By Stacia Erdos Littleton
YOUNGSTOWN, Ohio – Forty-two people. Collectively, 800 YEARS behind bars. All wrongfully convicted. While no one can give them back that time, the Ohio Innocence Project has given 42 exonerees freedom, justice, a future and, hopefully, a sense of peace since making its home at the University of Cincinnati in 2003.
Now students at Youngstown State University will be able to share in that mission.
When attorney Pierce Reed told me that the Ohio Innocence Project was looking to add a student chapter (OIP-U) at Youngstown State University, I was filled with pride that YSU students will take on the issue of wrongful convictions.
Pierce is the director of policy and engagement for the Ohio Innocence Project at the Rosenthal Institute for Human Rights at the University of Cincinnati College of Law. I first met him when he was an integral part of Coleman Health Services’ inaugural “Unmute the Uncomfortable” symposium last February that focused on racial justice and mental health awareness.
Last September, Pierce invited Katie Cretella and me to Columbus. Cretella is with the Trumbull County Mental Health and Recovery Board. There the Ohio State University chapter of OIP-U was holding a panel discussion that included Kim Kardashian.
Why Kim K? She had taken an interest in the case of Kevin Keith who was convicted in a triple slaying in Bucyrus in 1994. In fact, it was the first case she had focused on in her new podcast, “The System,” which explored Keith’s alibi. It included interviews with his attorney, his brother and others.
After listening to the entire podcast, I frankly gained new respect for Kardashian for using her celebrity to try to help those who’d been betrayed by the justice system – or who, at the very least, deserved to have their cases reopened.
Kardashian has become very passionate about it and wanted to keep her visit under the radar. In fact, as invited guests, we were given the location only a short time before the panel discussion. Pierce served as the facilitator.
It was last February when Pierce helped to bring to the Mahoning Valley Kevin Richardson of the Central Park Exonerated Five and Laurese Glover of the East Cleveland Three.
At age 14, and after hours of police interrogation, Richardson and four other teens were sentenced to prison for the brutal attack and sexual assault of a jogger in Central Park. Richardson spent nearly seven years in prison before being released, after which, he had to register as a sex offender.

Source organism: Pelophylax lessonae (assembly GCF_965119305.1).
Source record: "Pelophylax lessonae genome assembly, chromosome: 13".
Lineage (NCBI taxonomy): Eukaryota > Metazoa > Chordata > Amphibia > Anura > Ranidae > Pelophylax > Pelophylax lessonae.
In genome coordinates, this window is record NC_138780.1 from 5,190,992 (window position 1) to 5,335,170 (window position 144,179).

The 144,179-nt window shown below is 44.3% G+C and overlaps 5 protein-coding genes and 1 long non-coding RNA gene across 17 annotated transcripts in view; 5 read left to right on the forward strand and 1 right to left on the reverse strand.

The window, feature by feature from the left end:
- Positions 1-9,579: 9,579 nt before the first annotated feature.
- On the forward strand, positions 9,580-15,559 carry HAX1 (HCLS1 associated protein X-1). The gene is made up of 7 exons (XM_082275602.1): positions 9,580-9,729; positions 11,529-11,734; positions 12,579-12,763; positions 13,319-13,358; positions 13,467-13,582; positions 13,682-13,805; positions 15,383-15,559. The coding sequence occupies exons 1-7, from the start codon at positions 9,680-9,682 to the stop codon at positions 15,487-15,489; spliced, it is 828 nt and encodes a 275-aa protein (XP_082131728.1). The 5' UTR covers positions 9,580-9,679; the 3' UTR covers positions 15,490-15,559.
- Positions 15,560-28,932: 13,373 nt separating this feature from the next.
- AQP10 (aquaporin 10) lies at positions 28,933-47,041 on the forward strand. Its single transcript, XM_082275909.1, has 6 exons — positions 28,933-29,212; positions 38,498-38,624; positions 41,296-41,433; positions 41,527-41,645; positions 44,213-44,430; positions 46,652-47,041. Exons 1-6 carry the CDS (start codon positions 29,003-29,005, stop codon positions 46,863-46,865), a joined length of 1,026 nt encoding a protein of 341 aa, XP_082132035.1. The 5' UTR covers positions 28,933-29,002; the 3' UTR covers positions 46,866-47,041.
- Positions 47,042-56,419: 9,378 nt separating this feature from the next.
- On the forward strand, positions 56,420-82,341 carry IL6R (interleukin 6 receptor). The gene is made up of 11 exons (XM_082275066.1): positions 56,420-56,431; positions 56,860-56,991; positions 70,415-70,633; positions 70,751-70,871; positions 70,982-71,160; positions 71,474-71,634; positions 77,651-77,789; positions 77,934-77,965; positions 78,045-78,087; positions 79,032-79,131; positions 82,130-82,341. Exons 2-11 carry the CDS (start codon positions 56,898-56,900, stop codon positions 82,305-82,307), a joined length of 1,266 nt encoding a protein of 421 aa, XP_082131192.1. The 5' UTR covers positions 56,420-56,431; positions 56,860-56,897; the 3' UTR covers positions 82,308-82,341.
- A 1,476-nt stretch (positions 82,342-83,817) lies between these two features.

The conviction was finally overturned after another inmate confessed and DNA cleared him. He now partners with the Ohio Innocence Project, working to bring about change in the justice system.
Laurese Glover was 16 when he was arrested. After trial, he spent 20 years in prison for a murder in Cleveland – a crime he did not commit. Through the work of the Ohio Innocence Project, he gained his freedom and is now also a forceful advocate for criminal justice reform.
Meeting Pierce has led me to find my own passion for those who’ve been wrongly convicted. His selflessness and compassion are incomparable. And if there is anything I can do to help OIP-U at YSU, I will be there.
The official announcement of the YSU chapter of OIP actually came earlier in May on a Facebook post on the same day as the Ohio Innocence Project’s 20th anniversary celebration.
In that post, OIP gave shout-outs to several people: “Instrumental in helping to lead the latest effort are YSU faculty members Dr. John Hazy, the acting chair of the school’s Criminal Justice and Consumer Sciences faculty, and Dr. Chris Bellas, associate professor of criminal justice and consumer sciences. Also involved in helping to establish the chapter are Ron Slipski, a Youngstown attorney and lecturer at YSU, and YSU graduate students Priya Dakhal, Charles Sayre, Nino Shubitidze and Dylan Shields.”
The post went on to say that OIP and Youngstown State already share a connection in that YSU is the undergraduate alma mater of OIP attorney Donald Caster. Caster is one of OIP’s four attorneys who take lead roles in shepherding client cases through the post-conviction appeals process.
Several YSU students attended the Unmute symposium last year and heard Richardson’s and Glover’s horrific lived experiences of being wrongly convicted as mere teenagers, spending years in prison, and how that affected their mental health.
Now they’ll join those at other Ohio colleges with OIP–U chapters including Ohio University, University of Akron, and Miami, working right here in the Mahoning Valley on justice reform, educating the community, and advocating for those who deserve another day in court.
For in the words of the Rev. Dr. Martin Luther King Jr., “True peace is not merely the absence of tension; it is the presence of justice.”